Adventures of a novice

Adventures of a novice

Post by Brian K. Micha » Mon, 17 Jul 1995 04:00:00



Well, I've been wanting to get into homebrew for quite some time
now, and never took the plunge until a guy I hired at work told
me his stories about brewing.

I started reading the books I already had, and started reading this
group (which has excellent signal quality).  Well anyway, I got the
nerve up this weekend; went to Austin Homebrew and bought the
"Super Deluxe" kit, and a Texas Bock kit -- you know, start off
with something easy.

I started getting things ready around 5:00.
5:30 - set the water on the stove
6:05-10 added the 5 lbs Alexander Pale Malt Extract
        added 1 lb Brewers corn syrup
        This was when the water was about to boil but wasn't quit boiling
        yet.  Was this okay, or should the think be really boiling already?
6:17    added MaltOFerm -- this is when the boil really started.
        added .75 ounces Mt. Hood Hops
7:14    added .25 ounces hops
7:24    Wort removed from heat and placed in an ice bath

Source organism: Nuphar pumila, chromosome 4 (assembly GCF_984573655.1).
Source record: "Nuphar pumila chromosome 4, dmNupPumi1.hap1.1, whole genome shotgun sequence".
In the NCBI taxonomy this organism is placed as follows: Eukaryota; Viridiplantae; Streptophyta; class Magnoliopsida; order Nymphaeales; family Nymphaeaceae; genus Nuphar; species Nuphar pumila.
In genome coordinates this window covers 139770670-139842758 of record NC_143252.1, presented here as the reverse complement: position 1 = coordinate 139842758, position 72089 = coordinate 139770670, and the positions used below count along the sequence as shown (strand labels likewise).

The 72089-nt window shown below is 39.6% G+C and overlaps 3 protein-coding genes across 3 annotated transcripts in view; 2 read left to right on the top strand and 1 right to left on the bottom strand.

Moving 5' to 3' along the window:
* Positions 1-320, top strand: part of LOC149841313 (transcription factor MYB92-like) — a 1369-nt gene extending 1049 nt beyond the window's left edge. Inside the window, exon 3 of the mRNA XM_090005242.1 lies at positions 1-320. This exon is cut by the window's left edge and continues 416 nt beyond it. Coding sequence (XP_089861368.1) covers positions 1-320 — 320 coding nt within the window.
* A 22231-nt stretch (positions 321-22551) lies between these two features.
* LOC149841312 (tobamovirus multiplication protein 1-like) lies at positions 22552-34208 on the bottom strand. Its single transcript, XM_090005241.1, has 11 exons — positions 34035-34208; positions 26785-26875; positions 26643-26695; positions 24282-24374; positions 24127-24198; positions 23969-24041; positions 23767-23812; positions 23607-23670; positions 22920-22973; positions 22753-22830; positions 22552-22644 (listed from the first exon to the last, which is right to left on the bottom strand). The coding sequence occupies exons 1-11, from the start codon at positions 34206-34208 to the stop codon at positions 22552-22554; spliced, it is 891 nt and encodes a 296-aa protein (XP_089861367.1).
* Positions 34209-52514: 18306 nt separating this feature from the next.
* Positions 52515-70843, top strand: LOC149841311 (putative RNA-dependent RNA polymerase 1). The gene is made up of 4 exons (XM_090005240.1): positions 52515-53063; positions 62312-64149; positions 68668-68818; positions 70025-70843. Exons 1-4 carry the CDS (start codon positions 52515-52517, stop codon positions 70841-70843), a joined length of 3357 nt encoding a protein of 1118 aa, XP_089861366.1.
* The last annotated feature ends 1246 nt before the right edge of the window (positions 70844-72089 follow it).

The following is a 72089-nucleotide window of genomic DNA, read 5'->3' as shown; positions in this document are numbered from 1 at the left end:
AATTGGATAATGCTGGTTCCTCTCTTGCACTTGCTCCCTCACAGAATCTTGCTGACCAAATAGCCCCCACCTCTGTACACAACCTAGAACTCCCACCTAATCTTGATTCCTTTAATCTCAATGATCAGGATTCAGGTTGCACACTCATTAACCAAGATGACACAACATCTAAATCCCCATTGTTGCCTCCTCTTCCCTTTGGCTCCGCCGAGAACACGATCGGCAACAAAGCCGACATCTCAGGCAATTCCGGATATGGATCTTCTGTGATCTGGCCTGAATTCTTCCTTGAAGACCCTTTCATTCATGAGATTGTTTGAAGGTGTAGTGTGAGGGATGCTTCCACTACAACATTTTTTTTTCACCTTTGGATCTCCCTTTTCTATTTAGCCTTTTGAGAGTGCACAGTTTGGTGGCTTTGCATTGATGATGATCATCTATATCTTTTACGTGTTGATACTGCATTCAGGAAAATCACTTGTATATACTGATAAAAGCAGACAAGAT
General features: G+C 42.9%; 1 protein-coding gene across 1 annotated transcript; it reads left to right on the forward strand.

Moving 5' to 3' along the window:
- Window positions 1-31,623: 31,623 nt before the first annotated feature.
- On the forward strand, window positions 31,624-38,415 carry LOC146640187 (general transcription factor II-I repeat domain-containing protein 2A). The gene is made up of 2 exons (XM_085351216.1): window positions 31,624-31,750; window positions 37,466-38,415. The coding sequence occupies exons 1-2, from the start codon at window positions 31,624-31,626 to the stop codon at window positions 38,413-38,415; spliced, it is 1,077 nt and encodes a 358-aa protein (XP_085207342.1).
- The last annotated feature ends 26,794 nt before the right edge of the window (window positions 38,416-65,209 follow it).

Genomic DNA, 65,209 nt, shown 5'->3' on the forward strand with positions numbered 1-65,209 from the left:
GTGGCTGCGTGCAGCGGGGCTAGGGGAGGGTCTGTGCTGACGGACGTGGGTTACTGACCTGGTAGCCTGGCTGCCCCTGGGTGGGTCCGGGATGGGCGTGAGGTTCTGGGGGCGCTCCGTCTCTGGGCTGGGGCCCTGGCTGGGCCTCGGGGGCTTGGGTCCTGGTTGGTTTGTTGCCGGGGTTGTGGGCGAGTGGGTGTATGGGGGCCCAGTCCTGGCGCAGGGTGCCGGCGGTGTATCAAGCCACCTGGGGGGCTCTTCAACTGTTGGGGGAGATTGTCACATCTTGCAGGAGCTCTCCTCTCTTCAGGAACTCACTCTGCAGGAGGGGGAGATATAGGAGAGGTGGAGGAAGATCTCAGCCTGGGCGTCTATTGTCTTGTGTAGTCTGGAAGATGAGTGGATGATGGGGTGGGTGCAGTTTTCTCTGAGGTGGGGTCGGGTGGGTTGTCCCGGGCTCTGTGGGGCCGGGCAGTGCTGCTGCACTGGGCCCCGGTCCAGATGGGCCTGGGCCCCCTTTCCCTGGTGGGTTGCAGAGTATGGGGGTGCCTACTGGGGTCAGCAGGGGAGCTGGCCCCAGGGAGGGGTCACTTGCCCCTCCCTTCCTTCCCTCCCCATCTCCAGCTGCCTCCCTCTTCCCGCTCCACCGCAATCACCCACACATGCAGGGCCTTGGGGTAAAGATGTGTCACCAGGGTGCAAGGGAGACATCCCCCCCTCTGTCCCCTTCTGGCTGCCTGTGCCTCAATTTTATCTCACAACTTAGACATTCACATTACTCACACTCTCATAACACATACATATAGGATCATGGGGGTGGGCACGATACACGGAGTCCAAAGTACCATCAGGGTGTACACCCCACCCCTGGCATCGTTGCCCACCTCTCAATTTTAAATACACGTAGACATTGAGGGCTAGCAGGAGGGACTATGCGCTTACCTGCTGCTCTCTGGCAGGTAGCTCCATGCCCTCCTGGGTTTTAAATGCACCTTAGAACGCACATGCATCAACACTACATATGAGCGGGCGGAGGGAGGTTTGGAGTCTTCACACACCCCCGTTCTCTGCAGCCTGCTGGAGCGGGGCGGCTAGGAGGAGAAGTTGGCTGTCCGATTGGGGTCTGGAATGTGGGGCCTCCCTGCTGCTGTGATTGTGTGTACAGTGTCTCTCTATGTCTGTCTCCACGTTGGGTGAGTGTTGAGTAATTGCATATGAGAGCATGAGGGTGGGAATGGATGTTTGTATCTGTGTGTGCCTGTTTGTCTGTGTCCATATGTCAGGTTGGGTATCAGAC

8:07    Transfer to carboy and yeast pitched.  Temp was 80F.  Gravity of 1.1.

Questions (starting from the top):
I was very careful about sterilizing everything.  I had a warm container of
B Bright for disinfecting things like the stopper, thermometer tubing, etc.
however, I had to do things where I touched sanitary surfaces with my
hands, like siphoning from the kettle to the carboy.  Oh yeah I rinsed with
lots of hot water after taking anything out of the disinfectant solution.
Are these precautions sufficient?

Second:  When boiling I had some carmelation that got scraped off the bottom
of the pot.  Should I be worried about this?  I turned down the heat when
I noticed this.

Third:  I had lots of flakes and stuff that were much smaller than my
strainer, so I didn't strain.  This is okay right?  Also, I left about
an inch of wort in the kettle so I didn't get all the sludge from the bottom.
I did still get a few flakes of carmel that was scraped off the bottom.

Fourth:  When I measured the gravity, that was from the kettle since
I didn't want to risk contamination after the wort cooled.  I don't think
I'll ever want to stick anything into cooled wort unless I have to.
Is there any way to guestimate what my specific gravity was after I added
the water?  I had two gallons for the boil, and added maybe another
2.5 gallons to bring the carboy up to five gallons.

Interlude:  I placed the carboy in a pot, filled with water, wrapped a
towel, and tucked it in for evaporation.  I placed my little baby in front
of the air conditioner return vent.  Today (12 hours later) the house
temp is 75 and the water cooling the wort is a lovely 68F.  Thanks for